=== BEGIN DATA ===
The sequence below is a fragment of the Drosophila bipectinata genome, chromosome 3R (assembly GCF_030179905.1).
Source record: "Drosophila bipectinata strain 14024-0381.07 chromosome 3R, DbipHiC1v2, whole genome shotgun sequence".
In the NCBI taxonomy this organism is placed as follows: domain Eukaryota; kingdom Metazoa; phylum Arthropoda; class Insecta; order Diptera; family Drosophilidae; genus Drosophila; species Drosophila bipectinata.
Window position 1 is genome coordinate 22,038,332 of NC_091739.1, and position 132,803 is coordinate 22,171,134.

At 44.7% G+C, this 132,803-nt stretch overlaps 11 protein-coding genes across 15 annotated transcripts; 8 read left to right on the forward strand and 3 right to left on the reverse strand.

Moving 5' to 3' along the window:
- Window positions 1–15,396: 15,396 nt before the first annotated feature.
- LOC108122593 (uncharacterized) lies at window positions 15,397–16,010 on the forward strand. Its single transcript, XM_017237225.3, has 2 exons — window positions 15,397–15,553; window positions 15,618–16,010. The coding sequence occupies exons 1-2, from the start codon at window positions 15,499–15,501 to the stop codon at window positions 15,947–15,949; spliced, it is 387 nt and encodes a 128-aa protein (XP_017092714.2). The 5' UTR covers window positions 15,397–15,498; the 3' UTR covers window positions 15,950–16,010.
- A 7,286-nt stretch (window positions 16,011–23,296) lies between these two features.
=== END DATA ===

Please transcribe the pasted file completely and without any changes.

The sequence below is a fragment of the Drosophila bipectinata genome, chromosome 3R (assembly GCF_030179905.1).
Source record: "Drosophila bipectinata strain 14024-0381.07 chromosome 3R, DbipHiC1v2, whole genome shotgun sequence".
In the NCBI taxonomy this organism is placed as follows: domain Eukaryota; kingdom Metazoa; phylum Arthropoda; class Insecta; order Diptera; family Drosophilidae; genus Drosophila; species Drosophila bipectinata.
Window position 1 is genome coordinate 22,038,332 of NC_091739.1, and position 132,803 is coordinate 22,171,134.

At 44.7% G+C, this 132,803-nt stretch overlaps 11 protein-coding genes across 15 annotated transcripts; 8 read left to right on the forward strand and 3 right to left on the reverse strand.

Moving 5' to 3' along the window:
- Window positions 1–15,396: 15,396 nt before the first annotated feature.
- LOC108122593 (uncharacterized) lies at window positions 15,397–16,010 on the forward strand. Its single transcript, XM_017237225.3, has 2 exons — window positions 15,397–15,553; window positions 15,618–16,010. The coding sequence occupies exons 1-2, from the start codon at window positions 15,499–15,501 to the stop codon at window positions 15,947–15,949; spliced, it is 387 nt and encodes a 128-aa protein (XP_017092714.2). The 5' UTR covers window positions 15,397–15,498; the 3' UTR covers window positions 15,950–16,010.
- A 7,286-nt stretch (window positions 16,011–23,296) lies between these two features.